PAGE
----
ParameterValue paramValue = new ParameterValue();
paramValue.Name = param.Key;
paramValue.Value = param.Value;
- Run the report. Again, not a tough call, but if your format is an EMF image format (and mine is), then this only returns the first page. Additional page references are given in the StreamIds parameter which let you retrieve them separately.
private List<Metafile> renderReport(out string streamIds)
string ext, mimeType, encoding;
result = Client.Render(Settings.Default.ReportFormat, Settings.Default.DeviceInfo, out ext, out mimeType
, out encoding, out warnings, out streamIds);
List<Metafile> pages = new List<Metafile>();
MemoryStream memStream = new MemoryStream(result);
- Retrieve the extra pages. Nothing exotic once you know it has to be done. Call for each StreamId returned in the last call.
private void renderStream(string streamId, List<Metafile> pages)
string mimeType, encoding;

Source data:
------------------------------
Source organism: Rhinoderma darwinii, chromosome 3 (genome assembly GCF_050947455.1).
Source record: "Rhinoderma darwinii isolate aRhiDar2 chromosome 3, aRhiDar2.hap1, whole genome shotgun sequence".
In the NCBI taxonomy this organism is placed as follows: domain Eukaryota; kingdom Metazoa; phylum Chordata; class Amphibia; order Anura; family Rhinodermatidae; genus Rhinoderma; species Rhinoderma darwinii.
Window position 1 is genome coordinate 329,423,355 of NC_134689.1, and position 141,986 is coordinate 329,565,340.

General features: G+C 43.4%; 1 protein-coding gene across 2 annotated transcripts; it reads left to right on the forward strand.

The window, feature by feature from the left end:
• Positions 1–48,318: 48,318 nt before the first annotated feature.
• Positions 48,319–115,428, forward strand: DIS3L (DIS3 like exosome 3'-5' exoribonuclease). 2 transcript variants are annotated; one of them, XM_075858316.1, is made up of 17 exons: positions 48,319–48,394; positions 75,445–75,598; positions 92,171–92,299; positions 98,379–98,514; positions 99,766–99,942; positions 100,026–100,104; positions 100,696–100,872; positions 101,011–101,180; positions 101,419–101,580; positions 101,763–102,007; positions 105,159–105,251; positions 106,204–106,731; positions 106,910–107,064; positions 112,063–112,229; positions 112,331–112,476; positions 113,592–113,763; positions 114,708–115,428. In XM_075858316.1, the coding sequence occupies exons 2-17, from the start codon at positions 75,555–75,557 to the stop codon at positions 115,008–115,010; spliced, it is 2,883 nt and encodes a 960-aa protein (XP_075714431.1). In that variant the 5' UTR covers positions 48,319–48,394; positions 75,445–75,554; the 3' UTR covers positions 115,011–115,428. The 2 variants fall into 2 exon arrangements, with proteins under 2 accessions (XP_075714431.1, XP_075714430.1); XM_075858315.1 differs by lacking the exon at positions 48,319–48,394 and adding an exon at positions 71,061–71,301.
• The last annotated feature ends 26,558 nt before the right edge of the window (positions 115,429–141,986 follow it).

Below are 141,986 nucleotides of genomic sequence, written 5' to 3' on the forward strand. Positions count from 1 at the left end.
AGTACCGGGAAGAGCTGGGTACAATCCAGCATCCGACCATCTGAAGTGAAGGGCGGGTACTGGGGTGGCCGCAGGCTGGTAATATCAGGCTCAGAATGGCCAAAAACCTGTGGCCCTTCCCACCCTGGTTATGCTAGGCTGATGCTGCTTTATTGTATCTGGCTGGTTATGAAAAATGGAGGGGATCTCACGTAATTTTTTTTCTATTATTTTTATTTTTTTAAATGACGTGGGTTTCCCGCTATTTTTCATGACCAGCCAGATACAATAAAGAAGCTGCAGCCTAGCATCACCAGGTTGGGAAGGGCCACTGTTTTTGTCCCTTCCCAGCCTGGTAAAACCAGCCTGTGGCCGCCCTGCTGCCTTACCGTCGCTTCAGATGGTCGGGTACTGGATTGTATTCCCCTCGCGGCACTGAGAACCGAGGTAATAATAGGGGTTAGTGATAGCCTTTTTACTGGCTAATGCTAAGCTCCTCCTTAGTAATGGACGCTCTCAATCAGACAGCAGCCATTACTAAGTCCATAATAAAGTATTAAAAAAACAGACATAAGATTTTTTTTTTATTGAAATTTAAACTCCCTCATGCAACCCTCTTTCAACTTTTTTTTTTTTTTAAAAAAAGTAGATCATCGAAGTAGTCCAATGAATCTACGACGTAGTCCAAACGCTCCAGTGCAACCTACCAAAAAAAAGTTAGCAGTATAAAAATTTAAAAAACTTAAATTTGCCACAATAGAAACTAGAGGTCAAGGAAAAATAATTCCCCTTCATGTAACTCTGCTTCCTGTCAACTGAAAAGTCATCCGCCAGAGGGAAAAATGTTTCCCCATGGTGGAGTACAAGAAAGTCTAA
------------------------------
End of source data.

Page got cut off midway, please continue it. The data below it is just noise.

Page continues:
byte result = Client.RenderStream(Settings.Default.ReportFormat, streamId, Settings.Default.DeviceInfo
, out encoding, out mimeType);
MemoryStream memStream = new MemoryStream(result);
You can see that I put the requested format and the DeviceInfo into my app.config. The format is simply "IMAGE", and the DeviceInfo only indicates EMF as the format:
Note that even though that’s an XML fragment, it’s passed as a raw string, so there’s no need to get fancy.
I originally went with TIFF as the format, but ran into some issues that are big enough I’ll go into it here to spare you some pain. TIFF seems like a better format because it will send you the entire report in a single pass and thus allow you to cut the number of calls significantly for multi-page reports. The problem with TIFF is that a) printing multi-page TIFFs in .Net is a pain and b) the file size is huge. The default image resolution for TIFF is a measly 96dpi so you have to add how nice you want it to look in the <DeviceInfo> tag. Since my reports have barcodes in them, I needed some significant dpi (I didn’t get decent results until about 2400). That additional dpi comes with a huge file size hit such that transferring the image took a couple seconds for even a single page. EMF as a format transfers the image as drawing vector information so you can take care of scaling on the client. That makes EMF orders of magnitude smaller (and hence faster once all is said and done).